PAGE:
My Earliest Memories
Because I was so young when my dad died, I remember very little about him. I know that he once owned a restaurant, which my grandfather had sold to him. But the business went under and he was so far in debt that we lost our home. Right before he was killed, we were forced to move into a rental home.
I’m number six in line, with five sisters and a brother. The oldest of my siblings is my sister René; she’s thirteen years my senior. David is second, ten years older than I am, and without a doubt, one of the most influential men in my life.
Jeri’s next in line and may be the smartest one of all. Kim’s in the middle and was practically my “second mother” throughout much of my young life; she often wrote school permission slips and excused absence notes for me. My sister Debbie is next, and Tracy was the last to arrive; she’s just a year and a half younger than I am.
At thirty-five years old, Mom was a full-time wife and mother, which was quite common for women her age during the mid-1960s. She and Jerry were the parents of seven children, ranging in age from fifteen months to sixteen years old, living an ordinary family life.
But October 5th was no ordinary day. My thirty-seven-year-old father would not return home that night, or the next day – or ever again. He was shot and killed when a madman opened fire on him with a thirty-two caliber rifle.
I was three years old at the time, so I remember little of what went on that day. But I was told that my dad was killed while protecting a battered housewife from an angry, abusive husband. It would be many years before I found out the details behind his horrific death.
With my father’s sudden death, my mom’s life was completely turned upside down.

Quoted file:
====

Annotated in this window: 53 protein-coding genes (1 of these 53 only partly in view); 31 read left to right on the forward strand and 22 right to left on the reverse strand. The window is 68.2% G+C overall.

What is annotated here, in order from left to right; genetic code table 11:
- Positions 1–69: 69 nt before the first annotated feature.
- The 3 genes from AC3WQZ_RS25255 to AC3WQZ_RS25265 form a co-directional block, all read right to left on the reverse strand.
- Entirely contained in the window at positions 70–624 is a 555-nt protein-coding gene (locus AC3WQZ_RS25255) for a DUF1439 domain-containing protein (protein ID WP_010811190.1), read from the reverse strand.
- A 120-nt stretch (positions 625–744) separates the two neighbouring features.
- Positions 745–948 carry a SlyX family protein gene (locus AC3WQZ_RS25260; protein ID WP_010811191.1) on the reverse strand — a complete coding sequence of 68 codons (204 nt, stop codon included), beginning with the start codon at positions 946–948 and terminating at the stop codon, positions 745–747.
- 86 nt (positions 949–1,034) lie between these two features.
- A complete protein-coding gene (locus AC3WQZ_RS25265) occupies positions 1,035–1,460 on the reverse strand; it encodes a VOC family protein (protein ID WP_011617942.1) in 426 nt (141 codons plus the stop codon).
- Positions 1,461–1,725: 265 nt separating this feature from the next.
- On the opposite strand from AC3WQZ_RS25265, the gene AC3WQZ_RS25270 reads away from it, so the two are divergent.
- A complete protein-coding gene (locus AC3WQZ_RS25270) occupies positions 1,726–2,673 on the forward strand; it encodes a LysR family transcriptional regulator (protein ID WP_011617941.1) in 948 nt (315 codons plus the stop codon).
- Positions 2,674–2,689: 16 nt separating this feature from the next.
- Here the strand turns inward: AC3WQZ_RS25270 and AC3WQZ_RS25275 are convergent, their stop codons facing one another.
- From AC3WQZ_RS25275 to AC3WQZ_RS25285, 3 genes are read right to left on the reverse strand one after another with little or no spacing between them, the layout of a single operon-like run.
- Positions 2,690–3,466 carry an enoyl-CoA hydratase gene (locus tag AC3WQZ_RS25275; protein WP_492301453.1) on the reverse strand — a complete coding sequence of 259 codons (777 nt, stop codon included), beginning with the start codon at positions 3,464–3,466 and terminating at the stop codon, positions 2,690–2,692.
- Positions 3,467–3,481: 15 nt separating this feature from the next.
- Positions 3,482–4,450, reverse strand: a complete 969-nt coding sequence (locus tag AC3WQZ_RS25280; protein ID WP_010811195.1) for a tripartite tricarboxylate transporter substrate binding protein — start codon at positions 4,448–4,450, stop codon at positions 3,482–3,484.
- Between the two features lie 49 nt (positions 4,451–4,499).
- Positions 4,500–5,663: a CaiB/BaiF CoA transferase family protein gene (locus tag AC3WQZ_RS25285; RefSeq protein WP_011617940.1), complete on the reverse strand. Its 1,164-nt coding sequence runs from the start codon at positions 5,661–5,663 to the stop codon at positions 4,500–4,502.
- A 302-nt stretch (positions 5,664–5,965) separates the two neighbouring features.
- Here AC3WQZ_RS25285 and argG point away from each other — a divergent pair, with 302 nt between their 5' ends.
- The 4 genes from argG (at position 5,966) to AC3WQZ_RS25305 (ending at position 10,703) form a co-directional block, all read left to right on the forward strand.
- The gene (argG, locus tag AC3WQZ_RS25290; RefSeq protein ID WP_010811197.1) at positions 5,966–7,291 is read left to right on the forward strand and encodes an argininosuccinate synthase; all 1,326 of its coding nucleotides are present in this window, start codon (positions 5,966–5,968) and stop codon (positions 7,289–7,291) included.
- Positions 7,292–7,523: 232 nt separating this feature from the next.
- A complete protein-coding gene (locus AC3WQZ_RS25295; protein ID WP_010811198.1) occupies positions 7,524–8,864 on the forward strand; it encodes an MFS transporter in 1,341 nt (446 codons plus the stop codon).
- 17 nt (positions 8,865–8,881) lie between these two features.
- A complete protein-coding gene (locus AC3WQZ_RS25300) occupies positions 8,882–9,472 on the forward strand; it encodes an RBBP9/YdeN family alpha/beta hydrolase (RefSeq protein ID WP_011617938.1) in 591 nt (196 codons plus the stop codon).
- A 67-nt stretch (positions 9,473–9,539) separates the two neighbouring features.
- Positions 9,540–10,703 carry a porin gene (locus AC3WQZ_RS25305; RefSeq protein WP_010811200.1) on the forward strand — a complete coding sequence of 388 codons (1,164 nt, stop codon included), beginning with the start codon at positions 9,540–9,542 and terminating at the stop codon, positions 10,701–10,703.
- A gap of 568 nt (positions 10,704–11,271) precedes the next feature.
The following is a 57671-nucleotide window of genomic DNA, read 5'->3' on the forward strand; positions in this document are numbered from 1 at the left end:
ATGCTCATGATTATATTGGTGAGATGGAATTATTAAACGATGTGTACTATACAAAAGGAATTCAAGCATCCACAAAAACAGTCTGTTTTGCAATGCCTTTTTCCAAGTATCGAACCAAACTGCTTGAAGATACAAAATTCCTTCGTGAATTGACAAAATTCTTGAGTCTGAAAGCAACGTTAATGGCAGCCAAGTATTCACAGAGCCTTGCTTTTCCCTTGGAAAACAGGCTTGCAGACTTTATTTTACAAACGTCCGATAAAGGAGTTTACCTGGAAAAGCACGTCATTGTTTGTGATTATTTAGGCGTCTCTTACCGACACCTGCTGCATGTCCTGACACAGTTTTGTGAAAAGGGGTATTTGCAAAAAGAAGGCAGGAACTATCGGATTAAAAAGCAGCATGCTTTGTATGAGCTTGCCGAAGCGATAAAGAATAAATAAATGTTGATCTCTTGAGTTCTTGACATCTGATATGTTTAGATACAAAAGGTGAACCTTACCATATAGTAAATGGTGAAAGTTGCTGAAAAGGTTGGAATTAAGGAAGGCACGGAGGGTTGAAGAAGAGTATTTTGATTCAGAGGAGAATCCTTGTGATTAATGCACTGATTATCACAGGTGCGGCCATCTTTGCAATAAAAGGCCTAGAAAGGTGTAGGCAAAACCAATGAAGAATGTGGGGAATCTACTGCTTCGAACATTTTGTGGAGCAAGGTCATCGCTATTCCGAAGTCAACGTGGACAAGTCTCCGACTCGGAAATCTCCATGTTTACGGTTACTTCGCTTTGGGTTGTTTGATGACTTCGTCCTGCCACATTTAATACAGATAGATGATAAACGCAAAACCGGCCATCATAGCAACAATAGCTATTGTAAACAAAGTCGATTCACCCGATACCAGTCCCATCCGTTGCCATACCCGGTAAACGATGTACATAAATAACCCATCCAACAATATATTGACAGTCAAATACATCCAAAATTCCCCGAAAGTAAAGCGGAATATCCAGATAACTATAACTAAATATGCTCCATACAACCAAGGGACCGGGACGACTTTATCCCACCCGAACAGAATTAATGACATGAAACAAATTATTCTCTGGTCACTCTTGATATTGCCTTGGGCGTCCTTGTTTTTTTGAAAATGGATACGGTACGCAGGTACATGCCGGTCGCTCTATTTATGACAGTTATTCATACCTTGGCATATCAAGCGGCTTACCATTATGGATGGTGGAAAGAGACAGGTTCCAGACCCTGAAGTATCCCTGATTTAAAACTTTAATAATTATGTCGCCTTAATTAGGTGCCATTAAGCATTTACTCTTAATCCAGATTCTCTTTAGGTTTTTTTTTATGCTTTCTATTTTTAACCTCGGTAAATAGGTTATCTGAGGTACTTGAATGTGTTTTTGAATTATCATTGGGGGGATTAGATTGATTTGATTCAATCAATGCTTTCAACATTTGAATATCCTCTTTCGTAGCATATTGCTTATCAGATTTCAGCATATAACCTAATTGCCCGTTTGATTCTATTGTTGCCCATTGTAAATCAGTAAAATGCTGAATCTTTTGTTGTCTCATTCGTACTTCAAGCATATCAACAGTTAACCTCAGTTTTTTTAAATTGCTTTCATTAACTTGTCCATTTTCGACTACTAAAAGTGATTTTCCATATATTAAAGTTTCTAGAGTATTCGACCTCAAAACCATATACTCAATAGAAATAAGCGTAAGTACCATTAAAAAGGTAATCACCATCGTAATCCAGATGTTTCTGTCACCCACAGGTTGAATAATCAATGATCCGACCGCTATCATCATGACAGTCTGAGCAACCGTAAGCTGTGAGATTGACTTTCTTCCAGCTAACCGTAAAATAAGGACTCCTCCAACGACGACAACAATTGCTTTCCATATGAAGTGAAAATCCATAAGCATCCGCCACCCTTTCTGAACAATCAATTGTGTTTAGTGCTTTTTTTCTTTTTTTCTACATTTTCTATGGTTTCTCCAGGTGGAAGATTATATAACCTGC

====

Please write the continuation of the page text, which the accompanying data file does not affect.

Nothing, of course, could have ever prepared her for such a devastating event. In many ways, she was ill-equipped to take on the responsibilities that were now hers alone.
Mom’s Humble Beginnings
A Depression-era baby, Jeannine Mathis was born on July 19, 1930, the only child of William and Myrtle Clarkson. (Later in life, my mother’s parents would divorce and each of them would go on to marry different spouses and have other children.)
Mom grew up in Nebraska and graduated in 1948 from Norfolk High School. Her graduating class voted her the wittiest and the second prettiest girl in her class. Second prettiest? Give me a break! Who on earth could have been prettier than my mom? She was always the most beautiful woman in my book – inside and out.
My grandfather had worked as a mechanic, coal miner, and butcher while my mother was growing up. Later, he became an entrepreneur, owning several restaurants in Phoenix. He made a great deal of money in Arizona real estate in the 1960s. He was a workaholic, and although he was financially successful, he spent little time with his family. He died in his late fifties and much of the wealth he created was lost to estate taxes, which were close to 80 percent in those days, and very little of it was passed on to his children. If he had just taken the time to do some basic planning, all the fruits of his labor could have been passed down to his family instead of Uncle Sam.
My mom once told me that her father didn’t believe women should be educated beyond high school. In his mind, they were better off getting married and having babies. So, although she was very smart and quite capable, Mom didn’t go on to college after graduating from high school. (Later in life, she did take some college courses, including German and creative writing.) She and my dad married shortly after high school graduation and began raising their family. Before his death, my mother’s only work experience outside the home was a few part-time jobs.
The Day Our World Changed
“There is in every woman’s heart a spark of heavenly fire, which lies dormant in the broad daylight of prosperity; but which kindles up, and beams and blazes in the dark hour of adversity.”
– Washington Irving
The date was October 5, 1965. For my father, Jerry Mathis, it was a typical weekday morning. He showered, ate the breakfast his wife Jeannine had prepared for him and left the house at the usual time, giving her a quick peck as he headed out the door. For Jeannine, it was just another day in the Mathis household, getting all the kids fed, making lunches, and getting them off to school.
Make financial decisions based on what you value most.